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Originally, horseradish was cultivated chiefly as a medicinal herb. Now it is considered a flavouring herb. In the late sixteenth century, it's culinary use was developed by the Germans and the Danes in a fish sauce. Around 1640, this usage spread westwards to Britain, where horseradish sauce has since become strongly associated with roast beef. It's sharp pungency frequently has a dramatic effect and has been known to clear sinuses in one breath - the volatile flavouring oil is released by grating the root. The oil evaporates rapidly, so horseradish is not successful in cooked dishes.



  • Culinary
    • Leaf- add the young leaves to salads
    • Root- Make horseradish sauce to accompany roast beef, smoked or oily fish. Grate into coleslaw, dips, pickled beetroot, cream cheese, mayonnaise and avocado fillings.
  • Household
    • Whole plant - Grow near potatoes for more disease resistant tubers.
    • Root - Infuse, dilute four times and spray apple trees against brown rot.
    • Leaf - Chop finely into dog food to dispel worms and improve body tone. Boil for a deep yellow dye.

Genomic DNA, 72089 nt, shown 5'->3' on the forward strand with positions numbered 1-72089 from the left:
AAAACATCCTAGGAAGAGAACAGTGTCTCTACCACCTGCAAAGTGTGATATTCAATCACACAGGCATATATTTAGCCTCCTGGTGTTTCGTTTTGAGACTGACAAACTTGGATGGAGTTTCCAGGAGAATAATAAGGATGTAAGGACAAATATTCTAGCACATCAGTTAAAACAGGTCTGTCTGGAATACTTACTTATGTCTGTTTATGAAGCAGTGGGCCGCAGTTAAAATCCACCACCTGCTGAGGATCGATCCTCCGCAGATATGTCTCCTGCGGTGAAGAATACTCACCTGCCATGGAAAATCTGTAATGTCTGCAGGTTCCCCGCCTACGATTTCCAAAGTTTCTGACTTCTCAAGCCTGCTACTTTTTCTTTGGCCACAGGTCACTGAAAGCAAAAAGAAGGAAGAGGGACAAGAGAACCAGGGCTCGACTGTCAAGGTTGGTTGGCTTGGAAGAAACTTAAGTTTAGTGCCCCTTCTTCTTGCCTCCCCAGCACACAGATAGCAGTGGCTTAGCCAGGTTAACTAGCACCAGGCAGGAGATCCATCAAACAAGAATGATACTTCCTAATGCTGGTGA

• Cosmetic
    • Root - Slice and infuse with milk for a lotion to improve skin clarity. Express juice, mix with white vinegar and use to lighten freckles.
  • Medicinal
    • Root - Include grated root in diet to stimulate digestion, eliminate mucus and waste fluids. Take a syrup for bronchitis and coughs. Grate into a poultice and apply to chillblains, stiff muscles, sciatica, and rheumatism.


Avoid continuous large doses when pregnant or suffering from kidney problems.


  • Site

Open sunny position

  • Soil

Light, well dug, rich and moist soil preferrred

  • Propagating

Sow seed, divide roots or take root cuttings in spring. Choose roots half an inch thick. Cut into pieces 6 inches long and plant vertically at depth of 2 inches.

  • Growing

Thin or transplant to 12 inches apart. Do not grow indoors.

  • Harvesting

Dig up roots as needed or in autumn. Pick young leaves.

  • Preserving

Store roots in sand or wash, grate or slice and dry or immerse whole washed roots in white wine vinegar. Dry leaves.

See Also